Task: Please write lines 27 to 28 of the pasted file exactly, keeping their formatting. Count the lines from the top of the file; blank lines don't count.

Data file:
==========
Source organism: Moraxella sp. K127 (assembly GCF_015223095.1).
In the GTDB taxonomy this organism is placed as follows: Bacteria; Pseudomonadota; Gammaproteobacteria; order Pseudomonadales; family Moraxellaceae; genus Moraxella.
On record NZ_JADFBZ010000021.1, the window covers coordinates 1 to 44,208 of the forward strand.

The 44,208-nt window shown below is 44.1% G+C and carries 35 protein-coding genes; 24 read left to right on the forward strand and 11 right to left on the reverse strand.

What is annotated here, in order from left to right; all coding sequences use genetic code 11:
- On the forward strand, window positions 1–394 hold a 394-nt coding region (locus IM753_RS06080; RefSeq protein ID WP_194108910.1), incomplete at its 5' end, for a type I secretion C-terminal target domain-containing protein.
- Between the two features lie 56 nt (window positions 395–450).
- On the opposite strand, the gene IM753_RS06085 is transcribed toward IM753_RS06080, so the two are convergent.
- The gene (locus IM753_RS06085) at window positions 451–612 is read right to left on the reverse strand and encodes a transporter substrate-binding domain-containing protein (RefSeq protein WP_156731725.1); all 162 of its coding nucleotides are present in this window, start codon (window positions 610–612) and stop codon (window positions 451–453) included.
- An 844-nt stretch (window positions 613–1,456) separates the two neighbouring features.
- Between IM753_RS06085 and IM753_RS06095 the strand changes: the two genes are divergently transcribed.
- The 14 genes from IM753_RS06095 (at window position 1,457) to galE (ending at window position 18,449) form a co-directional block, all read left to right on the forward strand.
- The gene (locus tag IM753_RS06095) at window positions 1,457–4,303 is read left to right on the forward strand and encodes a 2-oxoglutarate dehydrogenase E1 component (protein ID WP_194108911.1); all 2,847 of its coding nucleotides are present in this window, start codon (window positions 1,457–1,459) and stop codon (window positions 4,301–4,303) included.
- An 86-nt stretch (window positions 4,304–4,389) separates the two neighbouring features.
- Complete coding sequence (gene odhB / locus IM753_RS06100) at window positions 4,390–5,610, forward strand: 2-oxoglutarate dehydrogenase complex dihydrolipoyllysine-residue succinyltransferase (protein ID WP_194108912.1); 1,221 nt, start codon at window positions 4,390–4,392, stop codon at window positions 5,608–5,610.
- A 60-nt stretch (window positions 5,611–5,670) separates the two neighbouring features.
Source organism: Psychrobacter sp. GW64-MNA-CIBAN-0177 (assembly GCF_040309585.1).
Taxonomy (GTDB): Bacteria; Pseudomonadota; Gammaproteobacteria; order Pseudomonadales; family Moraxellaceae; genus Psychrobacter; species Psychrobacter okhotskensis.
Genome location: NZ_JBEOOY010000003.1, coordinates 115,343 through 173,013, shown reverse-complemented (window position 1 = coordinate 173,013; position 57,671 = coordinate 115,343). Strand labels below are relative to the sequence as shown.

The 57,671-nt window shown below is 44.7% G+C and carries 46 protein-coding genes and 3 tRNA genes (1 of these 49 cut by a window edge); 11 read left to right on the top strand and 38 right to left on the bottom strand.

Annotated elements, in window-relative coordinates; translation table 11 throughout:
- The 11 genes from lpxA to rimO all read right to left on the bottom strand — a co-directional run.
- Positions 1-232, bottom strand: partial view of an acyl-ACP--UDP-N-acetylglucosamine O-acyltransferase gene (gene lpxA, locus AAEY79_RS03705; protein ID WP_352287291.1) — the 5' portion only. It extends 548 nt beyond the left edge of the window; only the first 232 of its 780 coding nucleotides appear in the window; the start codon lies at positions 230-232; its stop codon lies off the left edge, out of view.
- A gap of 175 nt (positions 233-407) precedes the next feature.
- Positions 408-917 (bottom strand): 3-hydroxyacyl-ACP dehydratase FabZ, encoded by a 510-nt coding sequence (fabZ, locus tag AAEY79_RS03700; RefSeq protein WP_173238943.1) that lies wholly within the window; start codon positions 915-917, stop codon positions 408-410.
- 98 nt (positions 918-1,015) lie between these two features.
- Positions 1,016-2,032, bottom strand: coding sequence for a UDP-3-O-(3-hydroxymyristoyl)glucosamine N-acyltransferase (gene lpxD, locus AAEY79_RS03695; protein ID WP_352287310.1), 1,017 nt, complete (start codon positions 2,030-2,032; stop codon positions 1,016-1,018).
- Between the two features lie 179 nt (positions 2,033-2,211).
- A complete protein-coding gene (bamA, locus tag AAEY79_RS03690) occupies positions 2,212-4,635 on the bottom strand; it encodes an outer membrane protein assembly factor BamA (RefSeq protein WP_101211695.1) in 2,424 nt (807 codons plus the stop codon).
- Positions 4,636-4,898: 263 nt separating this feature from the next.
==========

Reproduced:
- Positions 1,016-2,032, bottom strand: coding sequence for a UDP-3-O-(3-hydroxymyristoyl)glucosamine N-acyltransferase (gene lpxD, locus AAEY79_RS03695; protein ID WP_352287310.1), 1,017 nt, complete (start codon positions 2,030-2,032; stop codon positions 1,016-1,018).
- Between the two features lie 179 nt (positions 2,033-2,211).